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Nature. Author manuscript; available in PMC Aug 12, 2009.
Published in final edited form as:
PMCID: PMC2661201
EMSID: UKMS4235

The haemangioblast generates haematopoietic cells through a haemogenic endothelium stage

Abstract

It has been proposed that during embryonic development haematopoietic cells arise from a mesodermal progenitor with both endothelial and haematopoietic potential called the haemangioblast1,2. A conflicting theory associates instead the first haematopoietic cells with a phenotypically differentiated endothelial cell with haematopoietic potential, i.e. a haemogenic endothelium3-5. Support for the haemangioblast concept was initially provided by the identification during embryonic stem (ES) cells differentiation of a clonal precursor, the blast colony-forming cell (BL-CFC), which gives rise to blast colonies with both endothelial and haematopoietic components6,7. Although recent studies have now provided evidence for the presence of this bipotential precursor in vivo8,9, the precise mechanism of generation of haematopoietic cells from the haemangioblast still remains completely unknown. Here we demonstrate that the haemangioblast generates haematopoietic cells through the formation of a haemogenic endothelium intermediate, providing the first direct link between these two precursor populations. The cell population containing the haemogenic endothelium is transiently generated during BL-CFC development. This cell population is also present in gastrulating embryos and generates haematopoietic cells upon further culture. At the molecular level, we demonstrate that the transcription factor Scl/Tal110 is indispensable for the establishment of this haemogenic endothelium population whereas the core binding factor Runx1/AML111 is critical for generation of definitive haematopoietic cells from haemogenic endothelium. Together our results merge into a single linear developmental process the two a priori conflicting theories on the origin of haematopoietic development.

The haemangioblast can be isolated from differentiated ES cells based on Flk-1 expression12 and generates a blast colony containing haematopoietic and endothelial cells after 4 days of culture6,7 (Supplementary Fig. 1). To investigate the developmental steps leading to the generation of haematopoietic cells, we followed the development of individual blast colonies by time-lapse photography. We found retrospectively that it was a sequential process divided into two stages; after 36-48 hours of culture, the haemangioblast gave rise to a tight adherent structure, then non-adherent round cells appeared and proliferated to generate a mature blast colony (Fig. 1a and Supplementary Videos 1 and 2). We observed by FACS that a high proportion of cells were positive for the endothelial marker Tie2/Tek13 after the first day (Fig. 1b and 1d). A few cells positive for CD41/αIIb integrin, which defines haematopoietic commitment both in vivo and in vitro14-16, were also detected at this stage. The percentage of CD41+ cells increased dramatically by day 2 and by day 4 most cells were CD41+Tie2- with around 30% expressing also CD45 (Fig. 1b and 1c). FACS sorting of the four cell populations defined by Tie2 and CD41 confirmed that both primitive erythroid and definitive haematopoietic potentials were confined to the CD41+ fractions (Supplementary Fig. 2). These analyses demonstrate the dynamic nature of blast colony development starting at day 1 with a subpopulation of cells expressing Tie2 to a cell population almost fully CD41+ 3 days later. Interestingly a transient Tie2hic-Kit+ cell population was detected after 48 hours of blast development (Fig. 1d) concomitant with the appearance of tight adherent structures (Fig. 1a). This Tie2hic-Kit+ population contained both CD41- and CD41+ cells (Fig. 1e). These results suggest that the Tie2hic-Kit+ cell population may represent a transitional population from which the first CD41+ cells may originate. Accordingly, the Tie2hic-Kit+CD41- fraction displayed a low but significant haematopoietic potential (Supplementary Fig. 3) suggesting that CD41+ cells may be produced from this cell population.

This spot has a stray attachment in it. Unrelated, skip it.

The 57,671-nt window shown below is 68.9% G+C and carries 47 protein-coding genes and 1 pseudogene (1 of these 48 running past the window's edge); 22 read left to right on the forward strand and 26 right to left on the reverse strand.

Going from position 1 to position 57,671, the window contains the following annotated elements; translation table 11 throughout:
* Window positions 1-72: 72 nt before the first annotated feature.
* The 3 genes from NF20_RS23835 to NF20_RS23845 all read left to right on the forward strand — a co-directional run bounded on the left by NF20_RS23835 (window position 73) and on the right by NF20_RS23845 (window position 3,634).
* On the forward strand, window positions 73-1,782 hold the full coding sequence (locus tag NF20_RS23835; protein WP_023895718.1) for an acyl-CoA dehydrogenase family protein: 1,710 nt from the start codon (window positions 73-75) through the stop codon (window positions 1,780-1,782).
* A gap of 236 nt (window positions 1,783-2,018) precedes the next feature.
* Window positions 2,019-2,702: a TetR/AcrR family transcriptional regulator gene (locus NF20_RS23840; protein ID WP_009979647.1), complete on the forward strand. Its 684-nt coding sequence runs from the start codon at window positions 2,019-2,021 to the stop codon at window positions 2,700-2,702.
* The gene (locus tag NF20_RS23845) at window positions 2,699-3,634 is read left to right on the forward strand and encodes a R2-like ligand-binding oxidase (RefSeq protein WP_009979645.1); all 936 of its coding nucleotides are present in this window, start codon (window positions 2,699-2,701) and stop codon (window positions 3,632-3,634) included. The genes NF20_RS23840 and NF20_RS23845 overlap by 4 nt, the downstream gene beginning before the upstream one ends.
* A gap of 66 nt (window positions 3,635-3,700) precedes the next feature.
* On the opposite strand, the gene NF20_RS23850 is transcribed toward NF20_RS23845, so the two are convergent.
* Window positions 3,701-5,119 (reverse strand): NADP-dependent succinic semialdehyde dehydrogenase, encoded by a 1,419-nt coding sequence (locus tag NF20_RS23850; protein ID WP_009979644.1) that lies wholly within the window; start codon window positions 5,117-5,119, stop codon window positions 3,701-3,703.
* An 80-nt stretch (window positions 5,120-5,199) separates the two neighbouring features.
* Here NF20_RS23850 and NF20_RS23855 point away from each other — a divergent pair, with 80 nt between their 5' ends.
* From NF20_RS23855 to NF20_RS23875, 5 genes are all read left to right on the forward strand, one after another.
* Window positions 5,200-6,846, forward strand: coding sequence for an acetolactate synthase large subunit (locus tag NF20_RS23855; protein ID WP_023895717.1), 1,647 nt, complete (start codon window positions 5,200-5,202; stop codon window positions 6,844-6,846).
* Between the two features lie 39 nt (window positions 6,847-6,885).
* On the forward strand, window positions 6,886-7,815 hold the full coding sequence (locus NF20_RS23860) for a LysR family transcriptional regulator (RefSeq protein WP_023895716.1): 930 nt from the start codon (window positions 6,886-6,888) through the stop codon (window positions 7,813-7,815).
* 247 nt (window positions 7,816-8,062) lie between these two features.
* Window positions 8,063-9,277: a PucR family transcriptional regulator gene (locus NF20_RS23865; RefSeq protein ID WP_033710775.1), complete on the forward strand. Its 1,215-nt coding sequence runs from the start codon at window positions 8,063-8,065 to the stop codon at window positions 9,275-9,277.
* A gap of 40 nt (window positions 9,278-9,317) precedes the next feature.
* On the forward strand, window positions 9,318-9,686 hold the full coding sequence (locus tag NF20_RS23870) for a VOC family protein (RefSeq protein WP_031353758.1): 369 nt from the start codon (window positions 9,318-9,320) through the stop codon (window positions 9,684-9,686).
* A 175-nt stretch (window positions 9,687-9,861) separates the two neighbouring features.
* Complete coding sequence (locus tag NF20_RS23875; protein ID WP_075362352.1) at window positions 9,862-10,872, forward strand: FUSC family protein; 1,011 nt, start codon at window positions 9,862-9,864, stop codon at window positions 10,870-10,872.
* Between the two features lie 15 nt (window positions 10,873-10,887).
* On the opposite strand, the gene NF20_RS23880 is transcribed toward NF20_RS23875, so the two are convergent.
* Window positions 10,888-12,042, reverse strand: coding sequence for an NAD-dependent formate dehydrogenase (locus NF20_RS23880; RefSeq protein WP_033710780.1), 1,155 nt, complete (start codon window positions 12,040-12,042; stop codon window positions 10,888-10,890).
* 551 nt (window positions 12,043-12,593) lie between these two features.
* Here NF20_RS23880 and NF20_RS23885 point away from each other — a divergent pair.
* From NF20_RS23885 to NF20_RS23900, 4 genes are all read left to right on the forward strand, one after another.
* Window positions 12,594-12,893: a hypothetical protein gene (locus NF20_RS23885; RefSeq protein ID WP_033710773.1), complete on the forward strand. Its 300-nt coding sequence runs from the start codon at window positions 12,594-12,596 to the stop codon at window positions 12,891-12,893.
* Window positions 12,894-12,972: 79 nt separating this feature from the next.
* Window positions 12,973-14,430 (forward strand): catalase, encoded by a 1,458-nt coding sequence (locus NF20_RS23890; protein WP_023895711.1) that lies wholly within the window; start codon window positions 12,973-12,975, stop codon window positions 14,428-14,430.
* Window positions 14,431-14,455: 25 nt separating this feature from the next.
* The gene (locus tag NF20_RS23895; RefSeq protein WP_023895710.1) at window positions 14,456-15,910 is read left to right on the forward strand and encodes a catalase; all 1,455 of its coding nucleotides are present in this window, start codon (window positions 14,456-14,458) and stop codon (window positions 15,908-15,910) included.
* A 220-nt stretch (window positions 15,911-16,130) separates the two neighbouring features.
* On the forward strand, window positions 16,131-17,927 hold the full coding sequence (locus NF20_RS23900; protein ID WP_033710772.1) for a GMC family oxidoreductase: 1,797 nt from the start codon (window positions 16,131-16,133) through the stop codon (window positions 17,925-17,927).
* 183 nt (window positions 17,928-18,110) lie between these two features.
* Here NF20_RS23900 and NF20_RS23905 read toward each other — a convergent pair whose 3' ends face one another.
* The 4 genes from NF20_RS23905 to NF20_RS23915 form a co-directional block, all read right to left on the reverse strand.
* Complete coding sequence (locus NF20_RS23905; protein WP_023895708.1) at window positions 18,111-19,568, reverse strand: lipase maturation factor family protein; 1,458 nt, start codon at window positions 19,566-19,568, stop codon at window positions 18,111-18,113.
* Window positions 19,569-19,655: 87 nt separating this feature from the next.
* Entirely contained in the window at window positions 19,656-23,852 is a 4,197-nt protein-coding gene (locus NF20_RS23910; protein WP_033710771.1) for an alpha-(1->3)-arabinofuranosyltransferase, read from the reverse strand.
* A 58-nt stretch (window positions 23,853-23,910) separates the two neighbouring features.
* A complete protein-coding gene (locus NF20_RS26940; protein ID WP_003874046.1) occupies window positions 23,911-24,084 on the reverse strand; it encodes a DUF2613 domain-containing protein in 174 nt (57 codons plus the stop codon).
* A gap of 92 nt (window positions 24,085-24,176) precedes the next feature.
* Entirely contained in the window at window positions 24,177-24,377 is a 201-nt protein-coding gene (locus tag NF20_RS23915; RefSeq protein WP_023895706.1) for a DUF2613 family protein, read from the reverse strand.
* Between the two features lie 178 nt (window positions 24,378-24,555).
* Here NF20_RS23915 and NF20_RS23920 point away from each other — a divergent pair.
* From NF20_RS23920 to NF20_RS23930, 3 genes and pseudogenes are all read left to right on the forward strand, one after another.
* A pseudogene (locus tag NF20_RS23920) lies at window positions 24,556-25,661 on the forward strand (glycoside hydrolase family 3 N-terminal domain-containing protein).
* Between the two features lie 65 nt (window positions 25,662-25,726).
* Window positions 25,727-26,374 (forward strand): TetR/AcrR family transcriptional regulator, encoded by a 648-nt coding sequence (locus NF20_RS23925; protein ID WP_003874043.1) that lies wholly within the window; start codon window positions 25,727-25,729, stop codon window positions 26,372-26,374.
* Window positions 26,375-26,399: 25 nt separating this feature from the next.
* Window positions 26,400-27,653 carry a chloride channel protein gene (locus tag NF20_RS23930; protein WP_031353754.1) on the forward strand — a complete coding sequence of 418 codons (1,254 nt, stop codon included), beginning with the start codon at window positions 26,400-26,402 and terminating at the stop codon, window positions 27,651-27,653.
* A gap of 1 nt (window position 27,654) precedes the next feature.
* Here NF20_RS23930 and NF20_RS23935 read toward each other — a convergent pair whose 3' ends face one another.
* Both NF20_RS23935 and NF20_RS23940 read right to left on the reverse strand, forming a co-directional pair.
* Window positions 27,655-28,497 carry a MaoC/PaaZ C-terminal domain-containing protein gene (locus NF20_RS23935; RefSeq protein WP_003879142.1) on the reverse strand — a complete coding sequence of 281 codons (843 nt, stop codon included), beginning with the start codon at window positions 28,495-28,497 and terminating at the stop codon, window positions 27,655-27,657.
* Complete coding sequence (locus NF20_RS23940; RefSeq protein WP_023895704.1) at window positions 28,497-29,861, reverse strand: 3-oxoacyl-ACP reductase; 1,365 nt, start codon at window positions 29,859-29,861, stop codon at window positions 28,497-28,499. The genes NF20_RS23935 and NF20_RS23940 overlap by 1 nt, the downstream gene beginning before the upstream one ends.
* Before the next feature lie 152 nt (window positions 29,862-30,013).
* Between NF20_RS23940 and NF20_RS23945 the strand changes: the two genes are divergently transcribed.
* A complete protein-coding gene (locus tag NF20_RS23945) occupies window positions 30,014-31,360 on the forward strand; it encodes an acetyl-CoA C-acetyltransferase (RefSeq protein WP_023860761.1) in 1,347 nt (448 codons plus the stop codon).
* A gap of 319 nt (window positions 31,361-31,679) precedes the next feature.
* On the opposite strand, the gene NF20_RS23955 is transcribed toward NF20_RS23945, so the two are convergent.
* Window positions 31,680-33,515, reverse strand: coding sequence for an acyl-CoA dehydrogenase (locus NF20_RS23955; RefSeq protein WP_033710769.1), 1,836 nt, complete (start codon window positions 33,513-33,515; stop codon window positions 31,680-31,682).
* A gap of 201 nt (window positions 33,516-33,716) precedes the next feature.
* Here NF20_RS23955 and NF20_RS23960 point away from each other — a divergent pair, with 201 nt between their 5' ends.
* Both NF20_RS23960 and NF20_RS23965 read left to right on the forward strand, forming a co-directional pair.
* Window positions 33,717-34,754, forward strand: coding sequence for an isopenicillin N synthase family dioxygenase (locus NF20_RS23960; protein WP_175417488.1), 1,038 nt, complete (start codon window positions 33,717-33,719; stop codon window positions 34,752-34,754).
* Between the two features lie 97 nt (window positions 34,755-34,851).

Figure 1
Analysis of blast colony development

The endothelial nature of the Tie2hic-Kit+CD41- cell population was supported by homogeneous staining for endothelial markers such as CD3117, Flk-118 and MECA3219 (Fig. 2a). Additionally these cells expressed other endothelial genes, such as CD3420​, endoglin21​, Flt-122 and VE-Cadherin23 (Supplementary Fig. 4a) and generated endothelial networks upon culture in matrigel plugs (Fig. 2b). Immunostaining for CD31, expressed specifically by Tie2hic-Kit+ cells at day 3 of blast development (Supplementary Fig. 4b), and for CD41 demonstrated the presence of CD31+CD41- endothelial cells corresponding to the core of tightly associated cells of blast colonies (Supplementary Fig. 4c).

Figure 2
Tie2hic-Kit+CD41- cells can generate haematopoietic progenitors